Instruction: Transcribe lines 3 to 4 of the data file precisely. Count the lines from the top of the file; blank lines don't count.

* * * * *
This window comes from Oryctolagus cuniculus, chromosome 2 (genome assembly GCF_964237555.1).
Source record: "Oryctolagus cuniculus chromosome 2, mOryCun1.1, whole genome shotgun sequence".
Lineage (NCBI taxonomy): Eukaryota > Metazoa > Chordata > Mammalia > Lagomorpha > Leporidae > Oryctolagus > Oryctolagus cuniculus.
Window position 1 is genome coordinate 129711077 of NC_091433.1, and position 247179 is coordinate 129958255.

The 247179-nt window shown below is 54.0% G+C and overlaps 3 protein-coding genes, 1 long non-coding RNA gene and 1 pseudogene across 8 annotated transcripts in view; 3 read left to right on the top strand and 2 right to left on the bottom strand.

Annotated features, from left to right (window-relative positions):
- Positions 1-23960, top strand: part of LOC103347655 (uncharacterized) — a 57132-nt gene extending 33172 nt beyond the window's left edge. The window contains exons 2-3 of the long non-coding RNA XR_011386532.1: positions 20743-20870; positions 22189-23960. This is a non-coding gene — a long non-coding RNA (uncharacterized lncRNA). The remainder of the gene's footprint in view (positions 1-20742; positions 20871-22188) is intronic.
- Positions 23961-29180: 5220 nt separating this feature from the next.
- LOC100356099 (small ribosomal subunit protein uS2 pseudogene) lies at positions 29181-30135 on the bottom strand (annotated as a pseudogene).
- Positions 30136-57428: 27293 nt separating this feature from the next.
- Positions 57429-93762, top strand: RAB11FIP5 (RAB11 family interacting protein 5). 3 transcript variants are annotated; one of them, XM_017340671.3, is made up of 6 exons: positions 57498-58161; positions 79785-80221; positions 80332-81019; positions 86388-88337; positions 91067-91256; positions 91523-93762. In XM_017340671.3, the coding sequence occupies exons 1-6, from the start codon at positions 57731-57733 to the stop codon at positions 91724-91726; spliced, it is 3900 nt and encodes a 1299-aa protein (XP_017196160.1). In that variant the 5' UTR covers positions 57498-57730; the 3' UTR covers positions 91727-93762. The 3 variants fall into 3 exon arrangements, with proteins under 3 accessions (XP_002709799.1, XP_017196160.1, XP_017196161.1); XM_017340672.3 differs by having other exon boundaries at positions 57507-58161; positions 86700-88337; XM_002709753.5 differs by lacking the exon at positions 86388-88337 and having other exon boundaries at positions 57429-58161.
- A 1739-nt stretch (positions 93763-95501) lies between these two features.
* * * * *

Lineage (NCBI taxonomy): Eukaryota > Metazoa > Chordata > Mammalia > Lagomorpha > Leporidae > Oryctolagus > Oryctolagus cuniculus.
Window position 1 is genome coordinate 129711077 of NC_091433.1, and position 247179 is coordinate 129958255.